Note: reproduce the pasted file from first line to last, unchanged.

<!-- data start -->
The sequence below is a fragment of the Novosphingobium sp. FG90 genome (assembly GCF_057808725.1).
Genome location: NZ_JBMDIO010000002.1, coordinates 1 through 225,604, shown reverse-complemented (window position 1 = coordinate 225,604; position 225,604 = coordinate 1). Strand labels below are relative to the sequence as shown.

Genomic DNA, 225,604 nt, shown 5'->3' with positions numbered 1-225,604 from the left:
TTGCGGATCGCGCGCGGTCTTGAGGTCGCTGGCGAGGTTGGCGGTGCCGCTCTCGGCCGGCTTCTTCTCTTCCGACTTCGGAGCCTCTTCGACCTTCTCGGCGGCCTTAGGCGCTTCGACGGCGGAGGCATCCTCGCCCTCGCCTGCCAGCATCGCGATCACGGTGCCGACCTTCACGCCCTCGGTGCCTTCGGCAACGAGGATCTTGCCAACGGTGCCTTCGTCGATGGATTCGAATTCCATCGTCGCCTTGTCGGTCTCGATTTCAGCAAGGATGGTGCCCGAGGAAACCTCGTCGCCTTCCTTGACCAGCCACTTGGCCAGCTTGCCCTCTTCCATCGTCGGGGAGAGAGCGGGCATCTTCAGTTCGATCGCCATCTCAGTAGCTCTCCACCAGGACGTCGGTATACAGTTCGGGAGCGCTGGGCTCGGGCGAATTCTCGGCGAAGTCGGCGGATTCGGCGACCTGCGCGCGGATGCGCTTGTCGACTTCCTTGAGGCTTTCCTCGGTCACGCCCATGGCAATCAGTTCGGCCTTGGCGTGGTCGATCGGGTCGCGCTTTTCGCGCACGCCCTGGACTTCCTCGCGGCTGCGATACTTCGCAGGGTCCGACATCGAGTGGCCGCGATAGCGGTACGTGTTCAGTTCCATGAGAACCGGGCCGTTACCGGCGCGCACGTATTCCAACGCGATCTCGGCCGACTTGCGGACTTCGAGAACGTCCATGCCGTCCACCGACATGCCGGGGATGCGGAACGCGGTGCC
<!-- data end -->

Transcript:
The sequence below is a fragment of the Novosphingobium sp. FG90 genome (assembly GCF_057808725.1).
Genome location: NZ_JBMDIO010000002.1, coordinates 1 through 225,604, shown reverse-complemented (window position 1 = coordinate 225,604; position 225,604 = coordinate 1). Strand labels below are relative to the sequence as shown.

Genomic DNA, 225,604 nt, shown 5'->3' with positions numbered 1-225,604 from the left:
TTGCGGATCGCGCGCGGTCTTGAGGTCGCTGGCGAGGTTGGCGGTGCCGCTCTCGGCCGGCTTCTTCTCTTCCGACTTCGGAGCCTCTTCGACCTTCTCGGCGGCCTTAGGCGCTTCGACGGCGGAGGCATCCTCGCCCTCGCCTGCCAGCATCGCGATCACGGTGCCGACCTTCACGCCCTCGGTGCCTTCGGCAACGAGGATCTTGCCAACGGTGCCTTCGTCGATGGATTCGAATTCCATCGTCGCCTTGTCGGTCTCGATTTCAGCAAGGATGGTGCCCGAGGAAACCTCGTCGCCTTCCTTGACCAGCCACTTGGCCAGCTTGCCCTCTTCCATCGTCGGGGAGAGAGCGGGCATCTTCAGTTCGATCGCCATCTCAGTAGCTCTCCACCAGGACGTCGGTATACAGTTCGGGAGCGCTGGGCTCGGGCGAATTCTCGGCGAAGTCGGCGGATTCGGCGACCTGCGCGCGGATGCGCTTGTCGACTTCCTTGAGGCTTTCCTCGGTCACGCCCATGGCAATCAGTTCGGCCTTGGCGTGGTCGATCGGGTCGCGCTTTTCGCGCACGCCCTGGACTTCCTCGCGGCTGCGATACTTCGCAGGGTCCGACATCGAGTGGCCGCGATAGCGGTACGTGTTCAGTTCCATGAGAACCGGGCCGTTACCGGCGCGCACGTATTCCAACGCGATCTCGGCCGACTTGCGGACTTCGAGAACGTCCATGCCGTCCACCGACATGCCGGGGATGCGGAACGCGGTGCC